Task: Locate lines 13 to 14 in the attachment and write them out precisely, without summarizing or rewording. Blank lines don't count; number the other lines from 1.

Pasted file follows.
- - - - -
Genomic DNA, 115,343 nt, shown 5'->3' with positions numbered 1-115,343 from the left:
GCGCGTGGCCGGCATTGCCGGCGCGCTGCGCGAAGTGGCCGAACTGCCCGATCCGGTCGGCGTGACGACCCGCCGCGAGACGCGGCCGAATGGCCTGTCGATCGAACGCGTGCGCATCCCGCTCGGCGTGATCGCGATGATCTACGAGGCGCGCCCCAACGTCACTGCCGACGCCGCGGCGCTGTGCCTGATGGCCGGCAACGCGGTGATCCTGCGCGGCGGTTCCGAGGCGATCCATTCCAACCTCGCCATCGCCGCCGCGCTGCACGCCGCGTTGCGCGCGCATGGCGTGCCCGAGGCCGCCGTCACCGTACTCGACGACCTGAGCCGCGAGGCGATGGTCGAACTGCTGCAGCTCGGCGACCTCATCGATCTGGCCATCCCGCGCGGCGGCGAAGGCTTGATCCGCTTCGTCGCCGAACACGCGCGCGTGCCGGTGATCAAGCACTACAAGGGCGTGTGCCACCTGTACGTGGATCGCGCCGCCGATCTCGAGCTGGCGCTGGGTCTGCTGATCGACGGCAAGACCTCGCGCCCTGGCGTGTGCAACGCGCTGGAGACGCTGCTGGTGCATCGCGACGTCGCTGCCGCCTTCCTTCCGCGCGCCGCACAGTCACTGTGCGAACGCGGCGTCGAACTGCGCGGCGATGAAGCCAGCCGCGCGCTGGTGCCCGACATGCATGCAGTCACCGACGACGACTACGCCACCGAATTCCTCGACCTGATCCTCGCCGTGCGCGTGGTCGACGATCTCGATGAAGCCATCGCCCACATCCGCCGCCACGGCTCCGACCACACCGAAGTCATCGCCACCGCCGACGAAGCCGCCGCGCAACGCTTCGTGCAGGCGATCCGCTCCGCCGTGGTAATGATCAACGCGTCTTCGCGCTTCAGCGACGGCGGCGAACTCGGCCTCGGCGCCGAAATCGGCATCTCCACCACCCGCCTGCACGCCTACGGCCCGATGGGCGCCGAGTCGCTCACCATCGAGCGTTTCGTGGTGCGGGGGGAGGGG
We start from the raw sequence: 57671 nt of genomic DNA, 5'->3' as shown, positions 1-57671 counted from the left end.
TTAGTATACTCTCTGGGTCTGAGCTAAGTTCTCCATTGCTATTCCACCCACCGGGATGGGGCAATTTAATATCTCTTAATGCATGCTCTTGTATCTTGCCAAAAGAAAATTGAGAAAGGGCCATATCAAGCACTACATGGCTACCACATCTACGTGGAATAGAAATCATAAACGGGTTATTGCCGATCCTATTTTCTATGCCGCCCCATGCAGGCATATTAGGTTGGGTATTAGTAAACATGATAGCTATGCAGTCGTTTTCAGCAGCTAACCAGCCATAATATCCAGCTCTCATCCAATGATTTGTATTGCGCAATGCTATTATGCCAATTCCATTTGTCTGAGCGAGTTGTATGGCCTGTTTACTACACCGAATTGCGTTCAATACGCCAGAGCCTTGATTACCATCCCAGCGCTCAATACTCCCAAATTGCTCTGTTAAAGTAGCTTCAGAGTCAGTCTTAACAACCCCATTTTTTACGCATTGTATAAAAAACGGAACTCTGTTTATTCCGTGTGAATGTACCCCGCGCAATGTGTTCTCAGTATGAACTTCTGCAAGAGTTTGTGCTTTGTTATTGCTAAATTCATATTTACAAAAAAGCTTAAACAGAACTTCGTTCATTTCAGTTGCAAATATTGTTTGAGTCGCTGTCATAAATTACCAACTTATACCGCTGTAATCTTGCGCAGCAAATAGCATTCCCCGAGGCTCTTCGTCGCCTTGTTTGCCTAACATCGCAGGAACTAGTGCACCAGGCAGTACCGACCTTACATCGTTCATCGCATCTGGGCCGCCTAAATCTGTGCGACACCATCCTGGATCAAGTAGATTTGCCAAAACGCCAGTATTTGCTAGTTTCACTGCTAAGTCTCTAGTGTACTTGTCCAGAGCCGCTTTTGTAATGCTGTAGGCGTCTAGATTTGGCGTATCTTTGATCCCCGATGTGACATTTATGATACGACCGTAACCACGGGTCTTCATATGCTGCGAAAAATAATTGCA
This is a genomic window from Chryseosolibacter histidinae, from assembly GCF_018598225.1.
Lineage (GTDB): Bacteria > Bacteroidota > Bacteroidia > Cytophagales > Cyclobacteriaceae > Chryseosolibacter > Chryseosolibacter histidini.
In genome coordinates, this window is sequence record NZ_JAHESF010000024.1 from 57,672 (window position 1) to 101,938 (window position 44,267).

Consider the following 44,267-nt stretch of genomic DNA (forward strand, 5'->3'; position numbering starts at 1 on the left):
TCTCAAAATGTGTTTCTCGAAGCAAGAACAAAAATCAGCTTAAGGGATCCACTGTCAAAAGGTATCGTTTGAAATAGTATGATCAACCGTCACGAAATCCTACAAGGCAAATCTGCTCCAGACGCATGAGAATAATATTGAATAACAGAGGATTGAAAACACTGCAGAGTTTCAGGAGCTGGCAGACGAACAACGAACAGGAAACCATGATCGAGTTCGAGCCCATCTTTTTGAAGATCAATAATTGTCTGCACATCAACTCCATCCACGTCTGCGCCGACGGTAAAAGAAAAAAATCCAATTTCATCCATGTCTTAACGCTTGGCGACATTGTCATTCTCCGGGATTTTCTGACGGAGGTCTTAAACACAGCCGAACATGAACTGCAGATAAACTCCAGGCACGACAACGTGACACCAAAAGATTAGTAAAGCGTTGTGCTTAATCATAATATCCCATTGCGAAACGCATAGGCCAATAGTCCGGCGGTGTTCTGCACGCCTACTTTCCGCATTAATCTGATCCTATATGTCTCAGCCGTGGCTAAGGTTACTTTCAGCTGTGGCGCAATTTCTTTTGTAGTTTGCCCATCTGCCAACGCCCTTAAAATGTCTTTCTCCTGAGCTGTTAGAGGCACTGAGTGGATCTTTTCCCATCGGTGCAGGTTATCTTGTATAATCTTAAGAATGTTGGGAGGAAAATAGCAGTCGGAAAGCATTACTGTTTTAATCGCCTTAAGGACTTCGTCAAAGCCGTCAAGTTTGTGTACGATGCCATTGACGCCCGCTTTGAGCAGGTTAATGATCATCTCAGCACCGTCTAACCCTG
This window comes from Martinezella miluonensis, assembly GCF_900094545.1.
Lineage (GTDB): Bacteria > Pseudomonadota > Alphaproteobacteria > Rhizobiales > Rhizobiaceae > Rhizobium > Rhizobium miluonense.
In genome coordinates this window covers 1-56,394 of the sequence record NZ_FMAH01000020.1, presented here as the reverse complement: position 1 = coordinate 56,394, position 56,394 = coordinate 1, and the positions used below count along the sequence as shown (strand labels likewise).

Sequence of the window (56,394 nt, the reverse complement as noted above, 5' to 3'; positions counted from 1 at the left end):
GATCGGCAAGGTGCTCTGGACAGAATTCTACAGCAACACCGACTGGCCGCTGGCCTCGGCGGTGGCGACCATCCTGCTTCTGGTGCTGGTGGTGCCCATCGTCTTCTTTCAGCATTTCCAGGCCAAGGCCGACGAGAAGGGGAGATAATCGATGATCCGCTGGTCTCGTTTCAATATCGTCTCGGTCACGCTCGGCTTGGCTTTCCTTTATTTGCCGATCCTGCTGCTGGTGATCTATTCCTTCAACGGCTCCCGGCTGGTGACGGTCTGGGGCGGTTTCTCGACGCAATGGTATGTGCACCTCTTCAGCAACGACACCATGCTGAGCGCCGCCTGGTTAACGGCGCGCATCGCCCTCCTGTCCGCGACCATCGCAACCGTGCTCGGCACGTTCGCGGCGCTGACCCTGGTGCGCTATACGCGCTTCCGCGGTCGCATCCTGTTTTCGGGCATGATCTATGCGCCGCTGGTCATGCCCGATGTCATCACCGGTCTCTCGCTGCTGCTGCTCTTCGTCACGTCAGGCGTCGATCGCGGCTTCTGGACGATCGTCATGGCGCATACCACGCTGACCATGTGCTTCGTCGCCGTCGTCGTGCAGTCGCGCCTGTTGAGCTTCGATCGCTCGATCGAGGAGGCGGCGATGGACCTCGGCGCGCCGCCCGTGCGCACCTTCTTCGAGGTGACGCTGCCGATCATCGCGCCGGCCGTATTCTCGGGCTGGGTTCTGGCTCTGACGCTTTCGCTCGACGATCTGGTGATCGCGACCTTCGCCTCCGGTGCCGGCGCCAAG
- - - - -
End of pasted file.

Sequence of the window (56,394 nt, the reverse complement as noted above, 5' to 3'; positions counted from 1 at the left end):
GATCGGCAAGGTGCTCTGGACAGAATTCTACAGCAACACCGACTGGCCGCTGGCCTCGGCGGTGGCGACCATCCTGCTTCTGGTGCTGGTGGTGCCCATCGTCTTCTTTCAGCATTTCCAGGCCAAGGCCGACGAGAAGGGGAGATAATCGATGATCCGCTGGTCTCGTTTCAATATCGTCTCGGTCACGCTCGGCTTGGCTTTCCTTTATTTGCCGATCCTGCTGCTGGTGATCTATTCCTTCAACGGCTCCCGGCTGGTGACGGTCTGGGGCGGTTTCTCGACGCAATGGTATGTGCACCTCTTCAGCAACGACACCATGCTGAGCGCCGCCTGGTTAACGGCGCGCATCGCCCTCCTGTCCGCGACCATCGCAACCGTGCTCGGCACGTTCGCGGCGCTGACCCTGGTGCGCTATACGCGCTTCCGCGGTCGCATCCTGTTTTCGGGCATGATCTATGCGCCGCTGGTCATGCCCGATGTCATCACCGGTCTCTCGCTGCTGCTGCTCTTCGTCACGTCAGGCGTCGATCGCGGCTTCTGGACGATCGTCATGGCGCATACCACGCTGACCATGTGCTTCGTCGCCGTCGTCGTGCAGTCGCGCCTGTTGAGCTTCGATCGCTCGATCGAGGAGGCGGCGATGGACCTCGGCGCGCCGCCCGTGCGCACCTTCTTCGAGGTGACGCTGCCGATCATCGCGCCGGCCGTATTCTCGGGCTGGGTTCTGGCTCTGACGCTTTCGCTCGACGATCTGGTGATCGCGACCTTCGCCTCCGGTGCCGGCGCCAAG